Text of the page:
In the United States in 2014, more than 3 million individuals were estimated to have chronic hepatitis C virus (HCV) infection, including many undiagnosed individuals. In 2012, the Centers for Disease Control and Prevention expanded its HCV testing recommendations to target all adults born between 1945 and 1965, in addition to at-risk individuals. This has led to an increase in newly diagnosed patients. Few studies have explored the medical cost or clinical status of patients who are newly diagnosed with HCV. This research by Milliman consultants compares the demographics, comorbidities, and medical costs of patients who are newly diagnosed and those who were previously diagnosed with HCV infection.
The high cost of therapy for patients with chronic hepatitis C (HCV) infection has been an important topic of discussion for key stakeholders in pharmacy benefit design and management. Multiple effective treatments have been introduced, with cure rates approaching 100%.
Although costly, curing HCV early on can prevent serious liver complications, such as hepatic cirrhosis, organ failure, and cancer, for the approximately 2.7 million affected people in the United States.
In 2016, there was a downward cost and utilization trend for the HCV Specialty category. Express Scripts reported in its 2016 Drug Trend Report that utilization of HCV therapies had decreased by 27.3% and the unit cost had decreased by 6.7%. The cost per member per year (PMPY) for HCV drugs decreased to $25.26 PMPY from $38.44 PMPY the previous year.
Why have cost and utilization suddenly decreased after two years of steady growth?
Changes from the Patient Protection and Affordable Care Act (ACA) are dominating the healthcare landscape. These changes are very important for people infected with the hepatitis C virus (HCV). Last year there was an increased federal public health effort aimed at diagnosing people with HCV. Baby Boomers, the generation with the most HCV-infected people, has started to become eligible for Medicare.
Further, new treatments for HCV are under development. Undiagnosed individuals and uninsured individuals may represent a population that payors and stakeholders have not yet experienced. This paper discusses how increased diagnosis, increased Medicare eligibility, and newly insured individuals with HCV will affect the U.S. healthcare system.
The Concord Monitor is running a series on hepatitis C (HCV) . A first-person article written by a carrier and published today frames the challenge:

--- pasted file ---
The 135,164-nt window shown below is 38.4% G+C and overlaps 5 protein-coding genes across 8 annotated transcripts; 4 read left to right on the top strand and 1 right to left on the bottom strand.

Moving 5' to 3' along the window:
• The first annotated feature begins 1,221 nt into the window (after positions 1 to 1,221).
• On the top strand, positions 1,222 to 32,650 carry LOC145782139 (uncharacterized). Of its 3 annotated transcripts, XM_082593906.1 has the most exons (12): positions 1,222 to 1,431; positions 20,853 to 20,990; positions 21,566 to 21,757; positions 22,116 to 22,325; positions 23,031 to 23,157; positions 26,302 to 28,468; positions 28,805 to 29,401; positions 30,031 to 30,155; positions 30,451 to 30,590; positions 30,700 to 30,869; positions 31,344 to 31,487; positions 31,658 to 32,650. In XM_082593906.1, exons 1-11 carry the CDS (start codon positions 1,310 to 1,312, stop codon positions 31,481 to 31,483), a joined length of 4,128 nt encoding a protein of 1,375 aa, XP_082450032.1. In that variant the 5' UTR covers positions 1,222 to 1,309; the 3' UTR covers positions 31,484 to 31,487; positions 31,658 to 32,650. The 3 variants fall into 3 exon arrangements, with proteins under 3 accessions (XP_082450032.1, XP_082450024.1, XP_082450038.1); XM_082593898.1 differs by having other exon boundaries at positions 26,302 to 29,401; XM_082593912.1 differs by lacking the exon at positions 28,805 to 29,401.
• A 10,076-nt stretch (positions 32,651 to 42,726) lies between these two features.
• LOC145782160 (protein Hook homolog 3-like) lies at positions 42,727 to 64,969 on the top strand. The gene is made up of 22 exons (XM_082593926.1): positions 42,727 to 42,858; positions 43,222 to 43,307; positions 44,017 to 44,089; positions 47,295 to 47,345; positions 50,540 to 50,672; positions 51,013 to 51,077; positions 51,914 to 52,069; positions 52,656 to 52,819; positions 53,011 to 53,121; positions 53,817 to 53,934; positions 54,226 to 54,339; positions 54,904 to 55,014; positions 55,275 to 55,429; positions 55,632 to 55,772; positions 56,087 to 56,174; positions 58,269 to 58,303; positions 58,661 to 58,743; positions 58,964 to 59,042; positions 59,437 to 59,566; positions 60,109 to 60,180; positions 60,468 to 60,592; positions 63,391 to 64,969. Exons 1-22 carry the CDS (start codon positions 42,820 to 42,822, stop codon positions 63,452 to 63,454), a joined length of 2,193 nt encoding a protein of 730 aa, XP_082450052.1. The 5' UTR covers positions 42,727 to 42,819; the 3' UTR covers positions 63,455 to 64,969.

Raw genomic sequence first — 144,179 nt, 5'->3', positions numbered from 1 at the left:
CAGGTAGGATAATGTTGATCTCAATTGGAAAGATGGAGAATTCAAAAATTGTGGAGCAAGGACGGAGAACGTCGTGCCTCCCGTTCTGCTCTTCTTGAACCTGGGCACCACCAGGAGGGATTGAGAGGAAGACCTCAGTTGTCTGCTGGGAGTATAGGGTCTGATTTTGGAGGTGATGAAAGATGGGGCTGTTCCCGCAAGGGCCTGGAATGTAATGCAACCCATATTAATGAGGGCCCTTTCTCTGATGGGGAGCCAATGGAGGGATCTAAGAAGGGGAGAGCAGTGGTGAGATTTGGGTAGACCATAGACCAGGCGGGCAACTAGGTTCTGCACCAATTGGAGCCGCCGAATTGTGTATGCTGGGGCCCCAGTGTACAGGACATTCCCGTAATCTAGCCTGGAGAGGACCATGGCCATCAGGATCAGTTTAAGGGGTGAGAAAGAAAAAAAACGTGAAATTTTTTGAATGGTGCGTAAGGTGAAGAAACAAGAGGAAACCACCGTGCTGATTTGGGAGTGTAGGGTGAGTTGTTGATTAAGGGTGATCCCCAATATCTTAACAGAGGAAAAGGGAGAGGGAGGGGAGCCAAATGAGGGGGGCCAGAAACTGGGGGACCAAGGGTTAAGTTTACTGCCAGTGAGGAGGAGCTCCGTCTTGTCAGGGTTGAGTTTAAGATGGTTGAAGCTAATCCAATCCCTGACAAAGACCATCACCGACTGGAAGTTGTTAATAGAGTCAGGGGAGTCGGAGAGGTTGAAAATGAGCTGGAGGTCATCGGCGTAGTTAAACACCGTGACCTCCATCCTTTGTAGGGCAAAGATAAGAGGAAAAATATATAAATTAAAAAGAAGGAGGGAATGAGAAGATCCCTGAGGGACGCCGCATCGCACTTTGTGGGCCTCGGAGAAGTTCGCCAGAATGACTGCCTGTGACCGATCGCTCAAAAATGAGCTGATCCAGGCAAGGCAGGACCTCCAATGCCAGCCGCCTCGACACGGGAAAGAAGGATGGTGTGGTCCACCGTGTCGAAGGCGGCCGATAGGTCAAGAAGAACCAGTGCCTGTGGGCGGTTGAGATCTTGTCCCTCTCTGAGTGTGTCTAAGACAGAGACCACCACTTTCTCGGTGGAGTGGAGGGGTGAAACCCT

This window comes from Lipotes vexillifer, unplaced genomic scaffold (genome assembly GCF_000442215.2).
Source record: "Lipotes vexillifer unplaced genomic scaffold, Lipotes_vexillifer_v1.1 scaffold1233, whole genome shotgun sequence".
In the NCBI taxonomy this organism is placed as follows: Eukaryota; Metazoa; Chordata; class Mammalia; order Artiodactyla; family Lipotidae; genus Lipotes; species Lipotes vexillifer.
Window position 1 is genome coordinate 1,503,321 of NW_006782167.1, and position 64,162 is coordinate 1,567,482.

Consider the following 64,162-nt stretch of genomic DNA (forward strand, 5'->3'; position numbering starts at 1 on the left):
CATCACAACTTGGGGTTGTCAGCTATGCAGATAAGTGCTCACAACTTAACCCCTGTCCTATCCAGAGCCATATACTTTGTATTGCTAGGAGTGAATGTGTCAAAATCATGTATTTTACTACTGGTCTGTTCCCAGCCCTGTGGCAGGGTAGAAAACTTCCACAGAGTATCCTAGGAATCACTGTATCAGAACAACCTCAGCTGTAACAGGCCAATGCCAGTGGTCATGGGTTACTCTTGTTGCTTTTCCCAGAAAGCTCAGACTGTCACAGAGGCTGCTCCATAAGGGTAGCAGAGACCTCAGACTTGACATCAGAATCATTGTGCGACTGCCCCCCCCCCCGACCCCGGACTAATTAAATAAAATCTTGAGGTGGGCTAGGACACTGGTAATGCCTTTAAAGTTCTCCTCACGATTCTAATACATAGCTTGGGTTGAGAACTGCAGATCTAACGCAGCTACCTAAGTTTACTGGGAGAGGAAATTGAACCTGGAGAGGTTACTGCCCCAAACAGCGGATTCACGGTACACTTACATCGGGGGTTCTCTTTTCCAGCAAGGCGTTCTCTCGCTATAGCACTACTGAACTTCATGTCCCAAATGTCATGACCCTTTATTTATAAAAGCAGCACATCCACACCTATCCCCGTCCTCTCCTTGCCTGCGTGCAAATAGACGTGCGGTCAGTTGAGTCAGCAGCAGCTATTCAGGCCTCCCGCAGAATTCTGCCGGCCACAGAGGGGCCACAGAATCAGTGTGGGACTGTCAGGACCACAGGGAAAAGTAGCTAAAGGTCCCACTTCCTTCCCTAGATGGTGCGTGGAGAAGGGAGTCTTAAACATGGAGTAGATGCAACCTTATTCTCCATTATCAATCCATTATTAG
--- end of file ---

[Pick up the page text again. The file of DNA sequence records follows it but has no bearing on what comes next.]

HCV is often called “the silent epidemic” because many carriers have no idea they’re infected, and most people have never heard of the disease. But silent doesn’t mean benign. Left untreated, it can cause serious liver damage and liver cancer, and it is the leading cause of liver transplant in this country. It kills about 10,000 Americans a year, and the National Foundation for Infectious Disease predicts that number will triple in the next 20 years as more and more carriers reach end-stage liver disease.
The economic costs are staggering, too. A report released last year by the actuarial firm Milliman Inc. estimates that HCV patients in the U.S. require about $30 billion in medical care annually. The price tag will grow over the next two decades, according to the study, costing public and private health insurers $85 billion a year by 2027. Because the majority of HCV-positive Americans are baby boomers, Medicare will be responsible for nearly half the bill.
The New York Times considers the long-term implications of hepatitis C and the efforts to treat it with drugs that are now becoming available. Here is an excerpt:
But even if the [hepatitis C] drugs do work, some experts and doctors warn that this virus may be particularly tough to vanquish. Three-quarters of the people who are infected do not know it because they are not tested for the virus and because the infection can be asymptomatic for years while it stealthily attacks the liver.
And because this disease is transmitted by blood, those infected largely are former or current IV-drug users — a population that characteristically has little or no health insurance — who may not be the most able to stick to a lengthy treatment regimen that can cause brutal side effects…
Vertex has commissioned studies projecting a rising toll from hepatitis C. One such study, done by Milliman, a health insurance consulting firm, projected that the number of people with advanced liver disease from hepatitis C would quadruple in 20 years if treatment did not improve.
The Milliman report is available here.
The House Oversight and Government Reform Committee yesterday considered a bill to improve detection and treatment of hepatitis C. Here is an excerpt from the testimony of Louisiana congressman Bill Cassidy:
While new HCV infections have declined over the past two decades, there are at least 3 million Americans with chronic HCV. According to the 2009 Milliman Report, Consequences of Hepatitis C Virus: Cost of a Baby Boomer Epidemic of Liver Disease, most of our infected population are baby boomers.